When Madam Cheng Hui Hoang went for surgery to remove a cancerous tumour in her colon last month, she did not have to fast, nor was she forced to stay in bed after the operation.
Today, the 95-year-old is back on her feet - and it is no coincidence. Scores of patients in Singapore have been recovering quicker and facing fewer complications after surgery because some hospitals have done away with traditional ways of managing patients.
Instead, a new set of clinical protocols has been put in place at hospitals such as Tan Tock Seng Hospital (TTSH), National University Hospital (NUH) and Changi General Hospital in recent years. It has been tried on colorectal patients to start with and after encouraging results, there are plans to widen the protocols to other disciplines.
The system, called Enhanced Recovery After Surgery (Eras), is based on scientific evidence which showed that fasting and bed rest before and after surgery, for example, could hamper recovery, instead of helping it.
Madam Cheng could continue taking liquids and two hours before the procedure, she was given a special drink to regulate her sugar level.
When she woke up after the three-hour operation, she was encouraged to move around.
How they compare
Fast from midnight.
Complete rest in bed for days. Not allowed to eat or drink until patient passes gas or motion.
Carbohydrate drink given two hours before procedure.
Sit up and walk after a few hours. Can eat and drink.
Under the old system, she would have had to avoid food and drinks from midnight before her surgery, and remain bed-bound for several days after.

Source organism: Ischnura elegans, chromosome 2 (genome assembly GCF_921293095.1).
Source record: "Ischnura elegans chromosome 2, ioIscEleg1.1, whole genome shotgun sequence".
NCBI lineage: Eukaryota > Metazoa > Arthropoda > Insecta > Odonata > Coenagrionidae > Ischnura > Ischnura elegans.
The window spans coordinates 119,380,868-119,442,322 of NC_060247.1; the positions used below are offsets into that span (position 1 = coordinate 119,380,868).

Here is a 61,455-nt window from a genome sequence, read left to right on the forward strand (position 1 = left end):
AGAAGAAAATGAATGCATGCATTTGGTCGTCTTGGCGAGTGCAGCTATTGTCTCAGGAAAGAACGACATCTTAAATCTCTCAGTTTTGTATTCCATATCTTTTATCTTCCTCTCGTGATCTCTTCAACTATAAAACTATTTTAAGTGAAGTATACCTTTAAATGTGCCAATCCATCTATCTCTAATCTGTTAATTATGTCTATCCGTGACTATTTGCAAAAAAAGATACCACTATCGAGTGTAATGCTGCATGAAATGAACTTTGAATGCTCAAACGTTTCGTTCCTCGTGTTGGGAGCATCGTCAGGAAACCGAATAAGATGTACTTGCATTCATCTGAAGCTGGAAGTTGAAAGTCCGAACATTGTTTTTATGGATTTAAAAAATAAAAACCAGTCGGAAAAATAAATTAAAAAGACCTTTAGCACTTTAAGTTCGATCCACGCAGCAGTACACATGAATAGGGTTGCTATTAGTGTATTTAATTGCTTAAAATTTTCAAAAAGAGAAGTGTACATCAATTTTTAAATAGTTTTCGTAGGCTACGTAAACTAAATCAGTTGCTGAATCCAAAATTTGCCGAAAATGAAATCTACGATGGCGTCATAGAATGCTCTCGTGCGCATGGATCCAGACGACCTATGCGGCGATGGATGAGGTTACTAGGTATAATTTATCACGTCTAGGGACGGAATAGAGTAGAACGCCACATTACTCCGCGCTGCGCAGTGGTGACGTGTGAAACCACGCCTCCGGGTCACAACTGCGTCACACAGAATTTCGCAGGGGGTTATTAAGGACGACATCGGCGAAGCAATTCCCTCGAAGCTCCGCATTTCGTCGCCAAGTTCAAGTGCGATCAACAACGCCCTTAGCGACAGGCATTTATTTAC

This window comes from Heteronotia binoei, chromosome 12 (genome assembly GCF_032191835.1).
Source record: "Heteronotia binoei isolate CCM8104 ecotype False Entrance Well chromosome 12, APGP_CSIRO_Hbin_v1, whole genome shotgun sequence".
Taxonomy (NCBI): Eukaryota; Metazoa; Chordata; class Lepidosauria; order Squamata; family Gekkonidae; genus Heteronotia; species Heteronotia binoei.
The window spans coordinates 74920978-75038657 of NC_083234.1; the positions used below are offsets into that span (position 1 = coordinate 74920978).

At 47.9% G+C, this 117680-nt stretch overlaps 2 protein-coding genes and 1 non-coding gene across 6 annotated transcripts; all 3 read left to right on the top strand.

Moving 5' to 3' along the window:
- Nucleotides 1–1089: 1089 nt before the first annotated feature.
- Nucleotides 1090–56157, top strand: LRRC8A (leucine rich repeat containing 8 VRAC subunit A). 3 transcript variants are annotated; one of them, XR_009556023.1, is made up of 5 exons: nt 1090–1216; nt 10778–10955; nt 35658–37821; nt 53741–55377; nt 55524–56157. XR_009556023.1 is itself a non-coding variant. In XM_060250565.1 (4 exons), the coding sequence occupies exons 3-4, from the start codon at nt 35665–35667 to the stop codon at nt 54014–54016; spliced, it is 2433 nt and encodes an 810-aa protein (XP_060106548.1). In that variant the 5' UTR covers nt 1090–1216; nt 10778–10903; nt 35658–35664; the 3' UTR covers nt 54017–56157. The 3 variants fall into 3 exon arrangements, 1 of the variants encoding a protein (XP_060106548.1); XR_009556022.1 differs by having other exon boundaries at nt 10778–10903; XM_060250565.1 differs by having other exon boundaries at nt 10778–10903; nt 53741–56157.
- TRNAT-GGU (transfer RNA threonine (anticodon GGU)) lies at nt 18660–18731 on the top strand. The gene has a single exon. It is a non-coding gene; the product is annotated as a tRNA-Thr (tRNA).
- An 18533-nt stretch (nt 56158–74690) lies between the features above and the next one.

But scientists found that fasting before surgery could cause anxiety in patients and contribute to insulin resistance. This could raise risks of complications after surgery.
Staying bed-bound post-surgery could weaken muscles, said Dr Doris Ng of TTSH's gastroenterology and hepatology department at a media briefing yesterday.
At TTSH, where Madam Cheng was treated, the new system started in April has shown good results.
A study of 78 colorectal surgery patients treated using Eras and 298 treated under traditional protocols found that the average length of stay dropped from 10.6 to 7.9 days with the new system.
The percentage of patients suffering surgical complication has also more than halved from 17.1 to 7.7 per cent. The rate of re-admission has also been reduced from 8.1 per cent to 1.3 per cent.
TTSH estimates that it could result in $2,268,000 in cost savings for colorectal surgery patients every year, using patients' fees for A class.
"Because we have a shorter length of stay, the faster turnover enables us to provide care for more patients," said Dr How Kwang Yeong, a consultant at TTSH's department of general surgery.
"Against the backdrop of an ageing population and a lack of beds, Eras is going to be a game changer in the healthcare scene," he said.
Next year, the system will be introduced to other operations, such as those involving stomach and liver.
At NUH, where the system was introduced in January last year, improvements in post-surgery complication rates and re-admission rates among some 360 colorectal surgery patients have also been reported, said Dr Cheong Wai Kit, head of NUH's colorectal surgery division.
The system has been introduced to obstetrics and gynaecology surgery at NUH, and there are plans to introduce it to other disciplines such as urology and orthopaedic as well.